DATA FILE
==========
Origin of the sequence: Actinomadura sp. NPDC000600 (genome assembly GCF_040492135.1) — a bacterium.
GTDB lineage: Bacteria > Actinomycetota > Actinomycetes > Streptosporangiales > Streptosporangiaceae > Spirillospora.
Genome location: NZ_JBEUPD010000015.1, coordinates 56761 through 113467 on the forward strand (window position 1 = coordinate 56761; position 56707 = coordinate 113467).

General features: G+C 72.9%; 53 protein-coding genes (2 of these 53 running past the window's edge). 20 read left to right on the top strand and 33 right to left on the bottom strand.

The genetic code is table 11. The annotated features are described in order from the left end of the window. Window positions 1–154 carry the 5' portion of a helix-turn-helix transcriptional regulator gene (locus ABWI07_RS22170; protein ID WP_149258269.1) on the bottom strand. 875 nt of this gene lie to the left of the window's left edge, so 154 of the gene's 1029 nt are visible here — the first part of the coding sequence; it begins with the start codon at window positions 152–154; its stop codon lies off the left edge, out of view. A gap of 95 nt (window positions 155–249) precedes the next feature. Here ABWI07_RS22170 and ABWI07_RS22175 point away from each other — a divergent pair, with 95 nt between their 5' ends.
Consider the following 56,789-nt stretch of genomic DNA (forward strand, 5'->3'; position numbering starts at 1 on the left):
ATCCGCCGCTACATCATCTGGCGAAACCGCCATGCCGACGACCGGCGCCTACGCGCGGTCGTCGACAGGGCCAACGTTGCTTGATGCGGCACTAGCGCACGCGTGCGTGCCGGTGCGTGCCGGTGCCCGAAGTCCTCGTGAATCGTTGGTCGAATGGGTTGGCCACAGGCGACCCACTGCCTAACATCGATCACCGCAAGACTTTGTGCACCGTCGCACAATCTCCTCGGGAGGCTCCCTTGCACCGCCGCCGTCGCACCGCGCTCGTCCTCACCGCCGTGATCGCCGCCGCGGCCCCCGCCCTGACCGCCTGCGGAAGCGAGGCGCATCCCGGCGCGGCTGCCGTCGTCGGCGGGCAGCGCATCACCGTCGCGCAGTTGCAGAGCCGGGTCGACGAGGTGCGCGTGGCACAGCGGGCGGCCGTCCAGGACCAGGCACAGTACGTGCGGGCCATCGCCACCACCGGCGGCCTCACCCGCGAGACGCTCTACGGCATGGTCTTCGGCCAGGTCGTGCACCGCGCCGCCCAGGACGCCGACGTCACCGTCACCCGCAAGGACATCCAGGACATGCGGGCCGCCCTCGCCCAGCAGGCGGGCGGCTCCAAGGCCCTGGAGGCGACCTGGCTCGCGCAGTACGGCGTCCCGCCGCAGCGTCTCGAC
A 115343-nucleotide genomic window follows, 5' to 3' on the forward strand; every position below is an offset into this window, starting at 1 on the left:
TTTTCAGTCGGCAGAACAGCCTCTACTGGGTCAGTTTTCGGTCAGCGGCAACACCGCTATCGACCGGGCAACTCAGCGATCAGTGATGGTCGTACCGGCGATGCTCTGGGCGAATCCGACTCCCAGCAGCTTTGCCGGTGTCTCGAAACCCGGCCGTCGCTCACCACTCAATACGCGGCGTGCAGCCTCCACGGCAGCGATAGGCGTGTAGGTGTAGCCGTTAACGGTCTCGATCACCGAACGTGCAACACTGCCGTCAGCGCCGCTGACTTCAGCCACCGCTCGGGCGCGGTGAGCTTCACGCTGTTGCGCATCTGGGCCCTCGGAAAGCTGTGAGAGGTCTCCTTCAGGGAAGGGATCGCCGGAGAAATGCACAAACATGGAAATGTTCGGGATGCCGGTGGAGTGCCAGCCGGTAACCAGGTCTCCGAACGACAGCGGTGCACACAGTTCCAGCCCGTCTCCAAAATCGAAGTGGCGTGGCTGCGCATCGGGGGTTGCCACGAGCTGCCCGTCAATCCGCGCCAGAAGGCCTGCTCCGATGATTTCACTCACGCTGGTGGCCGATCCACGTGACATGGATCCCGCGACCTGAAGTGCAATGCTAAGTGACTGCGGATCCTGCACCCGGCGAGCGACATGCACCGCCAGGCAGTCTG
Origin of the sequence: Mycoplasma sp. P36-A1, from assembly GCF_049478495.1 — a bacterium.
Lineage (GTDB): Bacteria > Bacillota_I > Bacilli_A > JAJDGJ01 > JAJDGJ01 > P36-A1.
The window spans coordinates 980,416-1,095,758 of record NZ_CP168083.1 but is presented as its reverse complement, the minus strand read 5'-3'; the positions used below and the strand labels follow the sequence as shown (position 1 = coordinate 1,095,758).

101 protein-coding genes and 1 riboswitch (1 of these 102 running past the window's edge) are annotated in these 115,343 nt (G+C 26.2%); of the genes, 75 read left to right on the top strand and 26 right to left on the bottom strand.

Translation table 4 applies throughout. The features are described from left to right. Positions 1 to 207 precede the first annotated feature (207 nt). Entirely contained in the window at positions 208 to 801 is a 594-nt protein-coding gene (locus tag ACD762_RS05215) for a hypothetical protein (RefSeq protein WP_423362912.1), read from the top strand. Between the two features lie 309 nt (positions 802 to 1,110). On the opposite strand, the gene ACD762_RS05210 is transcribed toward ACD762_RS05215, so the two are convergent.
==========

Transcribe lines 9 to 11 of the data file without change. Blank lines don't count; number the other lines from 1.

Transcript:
TTTTCAGTCGGCAGAACAGCCTCTACTGGGTCAGTTTTCGGTCAGCGGCAACACCGCTATCGACCGGGCAACTCAGCGATCAGTGATGGTCGTACCGGCGATGCTCTGGGCGAATCCGACTCCCAGCAGCTTTGCCGGTGTCTCGAAACCCGGCCGTCGCTCACCACTCAATACGCGGCGTGCAGCCTCCACGGCAGCGATAGGCGTGTAGGTGTAGCCGTTAACGGTCTCGATCACCGAACGTGCAACACTGCCGTCAGCGCCGCTGACTTCAGCCACCGCTCGGGCGCGGTGAGCTTCACGCTGTTGCGCATCTGGGCCCTCGGAAAGCTGTGAGAGGTCTCCTTCAGGGAAGGGATCGCCGGAGAAATGCACAAACATGGAAATGTTCGGGATGCCGGTGGAGTGCCAGCCGGTAACCAGGTCTCCGAACGACAGCGGTGCACACAGTTCCAGCCCGTCTCCAAAATCGAAGTGGCGTGGCTGCGCATCGGGGGTTGCCACGAGCTGCCCGTCAATCCGCGCCAGAAGGCCTGCTCCGATGATTTCACTCACGCTGGTGGCCGATCCACGTGACATGGATCCCGCGACCTGAAGTGCAATGCTAAGTGACTGCGGATCCTGCACCCGGCGAGCGACATGCACCGCCAGGCAGTCTG
Origin of the sequence: Mycoplasma sp. P36-A1, from assembly GCF_049478495.1 — a bacterium.
Lineage (GTDB): Bacteria > Bacillota_I > Bacilli_A > JAJDGJ01 > JAJDGJ01 > P36-A1.